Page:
Salmon Fishing in the Yemen
Now Showing at: Mariemont Theatre and AMC Newport on the Levee
Review by: Larry Thomas
Salmon Fishing In The Yemen is an awkward title for what does turn out to be a reasonably charming film. Swedish director Lasse Hallstrom has turned out several films that managed to garner favor with both critics and public alike. His first notable achievement, 1987’s My Life As A Dog, was an art house favorite. After moving to the US to work for the studios, Hallstrom also gave us What’s Eating Gilbert Grape, an early hit for Johnny Depp and Leonardo di Caprio; The Cider House Rules, which won an Oscar for Sir Michael Caine; his biggest hit to date, the whimsical Chocolat with Juliette Binoche, Judi Dench, and Johnny Depp; and my favorite on his resume, The Shipping News starring Kevin Spacey, Julianne Moore and Cate Blanchett. While Hallstrom may not dig very deep, what there is on the surface is, more often than not, charming and even entertaining. And in these days of really bad movies, that’s not necessarily a bad thing.
His latest, Salmon Fishing In The Yemen, is a trifle, but a pleasant one, in which a fisheries expert, played by Ewan MacGregor, is approached to help realize a sheik's vision of bringing his passion for fishing to the not-particularly salmon-friendly desert.
MacGregor’s character also encounters a seriously efficient public relations operative who smells the feel-good potential of this offbeat plan. Emily Blunt, from The Devil Wears Prada, is just fine in the role. And the ubiquitous Kristen Scott-Thomas essays the press secretary to the British Prime Minister. The charismatic Amr Waked, a fine actor who is virtually unknown on this side of the pond, plays the sheik.
Given the whimsical nature of the title and plot, and the acting skills and charm of the principal cast, it’s not too hard to figure out in which direction things will go. MacGregor is unhappily married; Blunt is involved with a soldier; Scott-Thomas is enamored of success; and Waked is quite taken with doing something good and different for both his people and his country. Connect the dots, and you have a plot.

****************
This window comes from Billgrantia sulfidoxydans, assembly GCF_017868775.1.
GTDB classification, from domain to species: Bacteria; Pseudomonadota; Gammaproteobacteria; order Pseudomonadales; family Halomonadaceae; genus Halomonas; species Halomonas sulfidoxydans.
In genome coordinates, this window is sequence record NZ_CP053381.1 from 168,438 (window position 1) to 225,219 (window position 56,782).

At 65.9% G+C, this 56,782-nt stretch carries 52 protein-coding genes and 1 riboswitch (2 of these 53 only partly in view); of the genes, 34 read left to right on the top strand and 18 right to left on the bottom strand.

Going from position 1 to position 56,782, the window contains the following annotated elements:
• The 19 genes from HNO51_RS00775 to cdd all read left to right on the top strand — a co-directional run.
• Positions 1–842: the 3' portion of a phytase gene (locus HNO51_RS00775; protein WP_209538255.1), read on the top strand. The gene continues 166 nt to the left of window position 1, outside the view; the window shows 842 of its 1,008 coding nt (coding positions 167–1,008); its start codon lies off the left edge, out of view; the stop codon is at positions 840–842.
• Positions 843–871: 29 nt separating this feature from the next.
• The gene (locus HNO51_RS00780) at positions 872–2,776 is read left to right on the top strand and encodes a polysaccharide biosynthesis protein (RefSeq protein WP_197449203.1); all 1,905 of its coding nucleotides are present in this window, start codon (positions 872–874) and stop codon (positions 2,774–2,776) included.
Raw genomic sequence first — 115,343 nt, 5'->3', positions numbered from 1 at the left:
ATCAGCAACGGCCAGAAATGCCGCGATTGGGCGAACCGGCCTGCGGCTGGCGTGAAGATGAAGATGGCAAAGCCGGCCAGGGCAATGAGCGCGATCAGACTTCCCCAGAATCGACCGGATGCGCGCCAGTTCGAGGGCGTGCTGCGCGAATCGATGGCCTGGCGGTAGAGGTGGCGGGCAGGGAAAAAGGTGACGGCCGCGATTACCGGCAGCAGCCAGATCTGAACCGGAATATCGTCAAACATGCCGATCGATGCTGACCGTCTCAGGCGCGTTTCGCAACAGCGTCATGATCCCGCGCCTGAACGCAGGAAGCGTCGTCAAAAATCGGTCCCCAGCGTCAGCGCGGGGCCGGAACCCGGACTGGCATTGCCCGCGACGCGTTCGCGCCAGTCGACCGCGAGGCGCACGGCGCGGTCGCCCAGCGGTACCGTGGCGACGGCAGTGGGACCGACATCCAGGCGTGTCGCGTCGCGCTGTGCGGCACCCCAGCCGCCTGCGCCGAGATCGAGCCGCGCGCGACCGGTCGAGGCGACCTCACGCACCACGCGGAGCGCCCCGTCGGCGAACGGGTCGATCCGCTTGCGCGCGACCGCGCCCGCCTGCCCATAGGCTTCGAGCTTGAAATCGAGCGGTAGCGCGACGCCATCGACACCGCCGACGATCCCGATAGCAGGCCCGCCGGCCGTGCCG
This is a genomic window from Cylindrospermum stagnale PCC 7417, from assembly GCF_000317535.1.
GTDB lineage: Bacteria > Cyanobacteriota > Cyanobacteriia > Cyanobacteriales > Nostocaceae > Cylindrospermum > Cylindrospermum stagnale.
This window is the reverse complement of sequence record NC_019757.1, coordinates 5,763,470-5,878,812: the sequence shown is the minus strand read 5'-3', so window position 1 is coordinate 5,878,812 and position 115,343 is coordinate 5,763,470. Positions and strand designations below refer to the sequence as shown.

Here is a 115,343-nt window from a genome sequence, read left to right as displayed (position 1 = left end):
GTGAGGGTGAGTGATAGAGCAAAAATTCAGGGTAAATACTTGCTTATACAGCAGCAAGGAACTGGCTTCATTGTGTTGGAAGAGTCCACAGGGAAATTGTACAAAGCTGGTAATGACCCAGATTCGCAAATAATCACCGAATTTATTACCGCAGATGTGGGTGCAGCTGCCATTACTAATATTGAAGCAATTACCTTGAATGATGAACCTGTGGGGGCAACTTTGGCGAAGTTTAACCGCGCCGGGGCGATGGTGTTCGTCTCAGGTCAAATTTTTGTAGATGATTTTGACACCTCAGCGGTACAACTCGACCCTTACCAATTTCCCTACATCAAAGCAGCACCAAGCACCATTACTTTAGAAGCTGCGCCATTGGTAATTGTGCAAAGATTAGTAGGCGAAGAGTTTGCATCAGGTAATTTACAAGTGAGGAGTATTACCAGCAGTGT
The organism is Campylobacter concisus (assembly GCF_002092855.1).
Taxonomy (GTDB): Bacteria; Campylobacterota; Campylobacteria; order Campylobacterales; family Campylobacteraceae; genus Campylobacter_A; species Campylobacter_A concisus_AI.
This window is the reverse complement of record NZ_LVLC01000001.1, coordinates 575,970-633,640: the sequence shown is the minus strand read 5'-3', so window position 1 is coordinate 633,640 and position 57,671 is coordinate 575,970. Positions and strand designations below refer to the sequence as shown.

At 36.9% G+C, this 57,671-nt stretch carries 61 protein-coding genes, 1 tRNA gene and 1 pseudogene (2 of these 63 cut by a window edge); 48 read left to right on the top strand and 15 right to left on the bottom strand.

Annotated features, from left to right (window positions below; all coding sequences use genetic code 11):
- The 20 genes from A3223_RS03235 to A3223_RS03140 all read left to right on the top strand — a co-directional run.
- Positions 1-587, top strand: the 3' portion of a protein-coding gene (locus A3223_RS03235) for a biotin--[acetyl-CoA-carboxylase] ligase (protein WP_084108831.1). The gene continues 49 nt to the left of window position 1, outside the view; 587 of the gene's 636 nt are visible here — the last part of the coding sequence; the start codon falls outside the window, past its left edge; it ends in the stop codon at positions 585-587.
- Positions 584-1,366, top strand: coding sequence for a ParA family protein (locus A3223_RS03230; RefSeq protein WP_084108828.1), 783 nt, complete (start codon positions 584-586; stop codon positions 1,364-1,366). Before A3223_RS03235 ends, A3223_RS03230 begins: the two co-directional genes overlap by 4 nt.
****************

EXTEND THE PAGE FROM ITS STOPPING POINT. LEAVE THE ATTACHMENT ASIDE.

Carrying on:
The script is adapted from a British novel by screenwriter Simon Beaufoy, who won an Oscar for performing the same duty on Slumdog Millionaire a few years back. Terry Stacey’s cinematography makes good use of the foreign locales, and the score is adequate, if a bit familiar, as done by Dario Marinelli, who composed the music for last year’s version of Jane Eyre.
And that also sums up Salmon Fishing In The Yemen as a whole: adequate, if a bit familiar. You won’t find anything particularly new here, but it’s hard not to like a film that does exude an acceptable amount of… there’s that word again… charm.
No one will win any Oscars for this, it won’t change the face of filmmaking as we know it, and next year you may be hard pressed to remember it. But in the short run it is what it needs to be: entertaining.